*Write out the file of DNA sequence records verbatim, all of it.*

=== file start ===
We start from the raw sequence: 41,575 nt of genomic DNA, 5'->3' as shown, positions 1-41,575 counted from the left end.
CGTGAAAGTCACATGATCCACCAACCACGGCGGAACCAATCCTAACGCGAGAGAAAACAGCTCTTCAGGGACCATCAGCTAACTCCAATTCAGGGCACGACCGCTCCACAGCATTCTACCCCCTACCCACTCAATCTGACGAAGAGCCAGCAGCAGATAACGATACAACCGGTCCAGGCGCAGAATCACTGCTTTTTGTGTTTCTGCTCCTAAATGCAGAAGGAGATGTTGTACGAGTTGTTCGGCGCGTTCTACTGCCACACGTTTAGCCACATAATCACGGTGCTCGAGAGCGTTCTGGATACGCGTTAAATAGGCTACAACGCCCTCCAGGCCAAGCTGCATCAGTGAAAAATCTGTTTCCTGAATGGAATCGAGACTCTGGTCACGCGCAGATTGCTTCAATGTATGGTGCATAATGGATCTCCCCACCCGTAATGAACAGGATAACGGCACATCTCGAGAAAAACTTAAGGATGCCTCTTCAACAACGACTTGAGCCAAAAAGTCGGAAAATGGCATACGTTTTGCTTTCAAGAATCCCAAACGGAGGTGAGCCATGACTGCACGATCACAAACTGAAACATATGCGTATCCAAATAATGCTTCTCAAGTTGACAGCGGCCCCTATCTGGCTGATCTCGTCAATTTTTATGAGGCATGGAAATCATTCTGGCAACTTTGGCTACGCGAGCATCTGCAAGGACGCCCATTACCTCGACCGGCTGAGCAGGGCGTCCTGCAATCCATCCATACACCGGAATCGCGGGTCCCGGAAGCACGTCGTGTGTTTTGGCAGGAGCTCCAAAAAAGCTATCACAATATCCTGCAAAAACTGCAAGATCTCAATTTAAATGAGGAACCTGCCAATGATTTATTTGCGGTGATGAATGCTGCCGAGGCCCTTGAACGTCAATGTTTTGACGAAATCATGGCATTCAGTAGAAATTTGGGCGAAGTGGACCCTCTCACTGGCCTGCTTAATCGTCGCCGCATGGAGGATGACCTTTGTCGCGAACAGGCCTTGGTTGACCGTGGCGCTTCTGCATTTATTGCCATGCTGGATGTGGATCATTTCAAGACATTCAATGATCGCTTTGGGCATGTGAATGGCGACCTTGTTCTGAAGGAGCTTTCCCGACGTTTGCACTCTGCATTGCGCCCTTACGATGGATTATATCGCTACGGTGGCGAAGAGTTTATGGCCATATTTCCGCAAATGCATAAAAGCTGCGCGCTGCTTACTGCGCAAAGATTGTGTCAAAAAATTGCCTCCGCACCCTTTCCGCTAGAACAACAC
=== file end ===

We start from the raw sequence: 41,575 nt of genomic DNA, 5'->3' as shown, positions 1-41,575 counted from the left end.
CGTGAAAGTCACATGATCCACCAACCACGGCGGAACCAATCCTAACGCGAGAGAAAACAGCTCTTCAGGGACCATCAGCTAACTCCAATTCAGGGCACGACCGCTCCACAGCATTCTACCCCCTACCCACTCAATCTGACGAAGAGCCAGCAGCAGATAACGATACAACCGGTCCAGGCGCAGAATCACTGCTTTTTGTGTTTCTGCTCCTAAATGCAGAAGGAGATGTTGTACGAGTTGTTCGGCGCGTTCTACTGCCACACGTTTAGCCACATAATCACGGTGCTCGAGAGCGTTCTGGATACGCGTTAAATAGGCTACAACGCCCTCCAGGCCAAGCTGCATCAGTGAAAAATCTGTTTCCTGAATGGAATCGAGACTCTGGTCACGCGCAGATTGCTTCAATGTATGGTGCATAATGGATCTCCCCACCCGTAATGAACAGGATAACGGCACATCTCGAGAAAAACTTAAGGATGCCTCTTCAACAACGACTTGAGCCAAAAAGTCGGAAAATGGCATACGTTTTGCTTTCAAGAATCCCAAACGGAGGTGAGCCATGACTGCACGATCACAAACTGAAACATATGCGTATCCAAATAATGCTTCTCAAGTTGACAGCGGCCCCTATCTGGCTGATCTCGTCAATTTTTATGAGGCATGGAAATCATTCTGGCAACTTTGGCTACGCGAGCATCTGCAAGGACGCCCATTACCTCGACCGGCTGAGCAGGGCGTCCTGCAATCCATCCATACACCGGAATCGCGGGTCCCGGAAGCACGTCGTGTGTTTTGGCAGGAGCTCCAAAAAAGCTATCACAATATCCTGCAAAAACTGCAAGATCTCAATTTAAATGAGGAACCTGCCAATGATTTATTTGCGGTGATGAATGCTGCCGAGGCCCTTGAACGTCAATGTTTTGACGAAATCATGGCATTCAGTAGAAATTTGGGCGAAGTGGACCCTCTCACTGGCCTGCTTAATCGTCGCCGCATGGAGGATGACCTTTGTCGCGAACAGGCCTTGGTTGACCGTGGCGCTTCTGCATTTATTGCCATGCTGGATGTGGATCATTTCAAGACATTCAATGATCGCTTTGGGCATGTGAATGGCGACCTTGTTCTGAAGGAGCTTTCCCGACGTTTGCACTCTGCATTGCGCCCTTACGATGGATTATATCGCTACGGTGGCGAAGAGTTTATGGCCATATTTCCGCAAATGCATAAAAGCTGCGCGCTGCTTACTGCGCAAAGATTGTGTCAAAAAATTGCCTCCGCACCCTTTCCGCTAGAACAACAC